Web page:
with purple-blues no regal soul
    would praise, to maim a wayward gypsy moth.

    She likes to watch them die, the stunned
    and stunted, slugs betrayed by falling salt,
    cicadas gutted, anthills razed
    like circus grounds after a hurricane,
    and while a kinder child might stray
    from incantations, cataclysmic winds
    of aerosol, or soda froth,
    her heart's a mudcake shrunken in the sun.

    Besides, she's seen enough of them
    hooked onto eaves and storm doors, dull as leaves,
    and knows they'll drop, spun from the shock
    of pain, or rapture, creatures slain in spirit.

    Besides, she'd rather celebrate
    the world unhinged, its crooked scales and stakes,
    party-of-one who plucks these wings,
    confetti in her folded palms. Frail things.

    Portrait of the Artist with Toothpick Bridge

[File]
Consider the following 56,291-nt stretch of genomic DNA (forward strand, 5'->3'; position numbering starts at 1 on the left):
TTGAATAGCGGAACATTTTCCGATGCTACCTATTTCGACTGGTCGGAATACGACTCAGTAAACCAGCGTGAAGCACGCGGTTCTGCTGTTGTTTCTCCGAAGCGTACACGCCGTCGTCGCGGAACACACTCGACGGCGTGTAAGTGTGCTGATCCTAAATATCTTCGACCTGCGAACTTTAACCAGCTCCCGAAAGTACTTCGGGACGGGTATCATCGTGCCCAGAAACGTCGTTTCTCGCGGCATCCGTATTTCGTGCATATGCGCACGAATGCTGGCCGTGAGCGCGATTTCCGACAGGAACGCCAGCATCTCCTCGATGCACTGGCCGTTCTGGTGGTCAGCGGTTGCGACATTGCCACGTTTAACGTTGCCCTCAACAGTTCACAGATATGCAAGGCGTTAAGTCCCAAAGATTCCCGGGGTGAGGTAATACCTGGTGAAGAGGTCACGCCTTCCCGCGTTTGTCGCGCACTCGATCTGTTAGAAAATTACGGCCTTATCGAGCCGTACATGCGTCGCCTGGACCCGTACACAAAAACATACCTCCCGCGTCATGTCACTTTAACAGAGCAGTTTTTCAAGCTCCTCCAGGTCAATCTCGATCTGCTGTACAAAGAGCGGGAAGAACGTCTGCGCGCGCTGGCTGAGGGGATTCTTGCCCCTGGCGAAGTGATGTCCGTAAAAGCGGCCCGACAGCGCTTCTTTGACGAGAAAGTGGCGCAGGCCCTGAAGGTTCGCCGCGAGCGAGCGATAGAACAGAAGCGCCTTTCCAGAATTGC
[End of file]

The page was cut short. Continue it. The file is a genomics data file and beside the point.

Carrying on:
Last place: in retrospect, I could've thought
    about the laws of Statics and Kinetics,
    or drawn a blueprint. No, I chose aesthetics,
    hung up, like all new kids, on first impressions.
    But decorating sticks with sticks, I grew
    concerned: my trusses barely bore the glue,
    much less a brick. Poorly conceived, and wrought,

    the thing was lucky it survived the ride
    to school. And while I'd gain perspective, years
    after I faced the junior engineers,
    the meantime left me to my indiscretions:
    minor, but of a very public nature.
    Despite my having learned the nomenclature
    of tension-turned-suspension, I relied

    on other terms: an ornamental apse
    and ziggurats, I said, were more my style.